Trade Show Industry and Virtual Reality Technology


The trade show industry hasn’t changed much since it first originated. Companies come, and they show off their products and services in the hope that people will be excited enough to purchase them. Not only that but in recent years they’ve been getting more press coverage than ever, and that makes trade shows an ideal place to show off your latest inventions. But with virtual reality becoming more accessible than ever it threatens to change the trade show industry forever irreversibly.

What Exactly is Virtual Reality?

Virtual reality is a computer-generated experience that you view through a headset, which allows you to interact with the immersive environment as if you were there. On the high end, this can mean incredibly detailed and lifelike objects, and at the lower end of the market, it can be a 360-degree video with an immersive headset.

trade show virtual reality

Drawing in a Crowd

At a trade show, the goal is to draw the biggest crowd possible. That’s why companies bring lifelike sculptures and artwork, why they employ beautiful staff and bring TVs to show off their latest videos. Companies are constantly battling for attention with the latest and greatest technologies that will draw in a crowd. And virtual reality is the current market leader, by far.  If you go to any major trade show in the world, you can guarantee that at least one company is using virtual reality to show their customers what they have to offer.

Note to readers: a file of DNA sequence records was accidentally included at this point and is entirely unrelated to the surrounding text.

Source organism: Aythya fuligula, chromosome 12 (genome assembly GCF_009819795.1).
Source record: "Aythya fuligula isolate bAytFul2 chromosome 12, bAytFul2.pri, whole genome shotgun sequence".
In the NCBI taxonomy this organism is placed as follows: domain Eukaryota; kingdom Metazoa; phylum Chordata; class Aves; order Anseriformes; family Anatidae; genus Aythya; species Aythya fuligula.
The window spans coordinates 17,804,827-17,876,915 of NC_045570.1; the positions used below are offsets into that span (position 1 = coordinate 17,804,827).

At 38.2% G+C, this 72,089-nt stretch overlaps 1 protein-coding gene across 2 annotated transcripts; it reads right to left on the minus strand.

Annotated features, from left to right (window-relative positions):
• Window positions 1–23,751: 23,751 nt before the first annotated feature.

Although virtual reality is as accessible as it has ever been the vast majority of the public has never used it. That makes it incredibly easy to bring people to a stand, especially when it’s a company that sells products or services in an industry that they already care about.  One-upping the competition is the name of the game, and nothing is better than VR, except better VR. With so many different VR headsets on the market, companies are battling with each other to let their customers experience the best that the industry has to offer.

Creating a Lasting Impression

While tactile products and high-quality videos are still a great way to interact with your audience and bring in new customers, they struggle to leave a lasting impression like VR. This lasting impression is simply because it’s an experience that most people have never had. Not only that, but it’s not comparable to anything else. It’s a new frontier of technology, and to the average person, it can be mind-blowing.

One VR tool that the trade show industry has been using to great effect is Google Cardboard. This is a simple cardboard box that has been designed to hold your smartphone as a VR headset. Alongside the physical headset, Google has developed a VR toolkit that allows developers to create virtual realities for viewers. All in all, this makes it cheap and easy for companies to develop their virtual reality for trade shows.